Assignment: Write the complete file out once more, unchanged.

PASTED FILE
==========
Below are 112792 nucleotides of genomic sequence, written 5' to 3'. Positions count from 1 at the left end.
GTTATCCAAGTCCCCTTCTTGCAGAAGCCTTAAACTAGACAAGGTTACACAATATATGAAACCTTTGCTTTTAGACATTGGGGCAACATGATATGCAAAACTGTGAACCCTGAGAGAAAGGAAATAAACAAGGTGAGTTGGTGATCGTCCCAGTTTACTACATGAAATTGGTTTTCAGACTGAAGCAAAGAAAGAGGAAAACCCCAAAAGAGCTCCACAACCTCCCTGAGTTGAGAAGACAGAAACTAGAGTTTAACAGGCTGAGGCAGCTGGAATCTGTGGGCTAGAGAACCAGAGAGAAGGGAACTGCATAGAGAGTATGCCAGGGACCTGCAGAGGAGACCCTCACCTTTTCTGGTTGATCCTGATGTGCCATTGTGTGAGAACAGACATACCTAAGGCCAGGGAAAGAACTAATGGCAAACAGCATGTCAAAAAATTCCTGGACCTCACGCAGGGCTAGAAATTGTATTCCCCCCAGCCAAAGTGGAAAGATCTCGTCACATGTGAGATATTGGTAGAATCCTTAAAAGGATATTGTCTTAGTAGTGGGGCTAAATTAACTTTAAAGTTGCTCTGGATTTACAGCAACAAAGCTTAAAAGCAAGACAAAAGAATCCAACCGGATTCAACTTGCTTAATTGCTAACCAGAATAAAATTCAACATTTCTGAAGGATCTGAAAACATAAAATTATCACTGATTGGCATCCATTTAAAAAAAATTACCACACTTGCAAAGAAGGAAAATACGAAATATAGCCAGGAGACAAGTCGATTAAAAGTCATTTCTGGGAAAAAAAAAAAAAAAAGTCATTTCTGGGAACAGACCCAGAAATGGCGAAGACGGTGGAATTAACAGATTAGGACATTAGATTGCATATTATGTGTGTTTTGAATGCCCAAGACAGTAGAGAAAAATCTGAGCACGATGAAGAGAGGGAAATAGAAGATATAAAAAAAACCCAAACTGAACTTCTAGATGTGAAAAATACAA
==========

Below are 112792 nucleotides of genomic sequence, written 5' to 3'. Positions count from 1 at the left end.
GTTATCCAAGTCCCCTTCTTGCAGAAGCCTTAAACTAGACAAGGTTACACAATATATGAAACCTTTGCTTTTAGACATTGGGGCAACATGATATGCAAAACTGTGAACCCTGAGAGAAAGGAAATAAACAAGGTGAGTTGGTGATCGTCCCAGTTTACTACATGAAATTGGTTTTCAGACTGAAGCAAAGAAAGAGGAAAACCCCAAAAGAGCTCCACAACCTCCCTGAGTTGAGAAGACAGAAACTAGAGTTTAACAGGCTGAGGCAGCTGGAATCTGTGGGCTAGAGAACCAGAGAGAAGGGAACTGCATAGAGAGTATGCCAGGGACCTGCAGAGGAGACCCTCACCTTTTCTGGTTGATCCTGATGTGCCATTGTGTGAGAACAGACATACCTAAGGCCAGGGAAAGAACTAATGGCAAACAGCATGTCAAAAAATTCCTGGACCTCACGCAGGGCTAGAAATTGTATTCCCCCCAGCCAAAGTGGAAAGATCTCGTCACATGTGAGATATTGGTAGAATCCTTAAAAGGATATTGTCTTAGTAGTGGGGCTAAATTAACTTTAAAGTTGCTCTGGATTTACAGCAACAAAGCTTAAAAGCAAGACAAAAGAATCCAACCGGATTCAACTTGCTTAATTGCTAACCAGAATAAAATTCAACATTTCTGAAGGATCTGAAAACATAAAATTATCACTGATTGGCATCCATTTAAAAAAAATTACCACACTTGCAAAGAAGGAAAATACGAAATATAGCCAGGAGACAAGTCGATTAAAAGTCATTTCTGGGAAAAAAAAAAAAAAAAGTCATTTCTGGGAACAGACCCAGAAATGGCGAAGACGGTGGAATTAACAGATTAGGACATTAGATTGCATATTATGTGTGTTTTGAATGCCCAAGACAGTAGAGAAAAATCTGAGCACGATGAAGAGAGGGAAATAGAAGATATAAAAAAAACCCAAACTGAACTTCTAGATGTGAAAAATACAA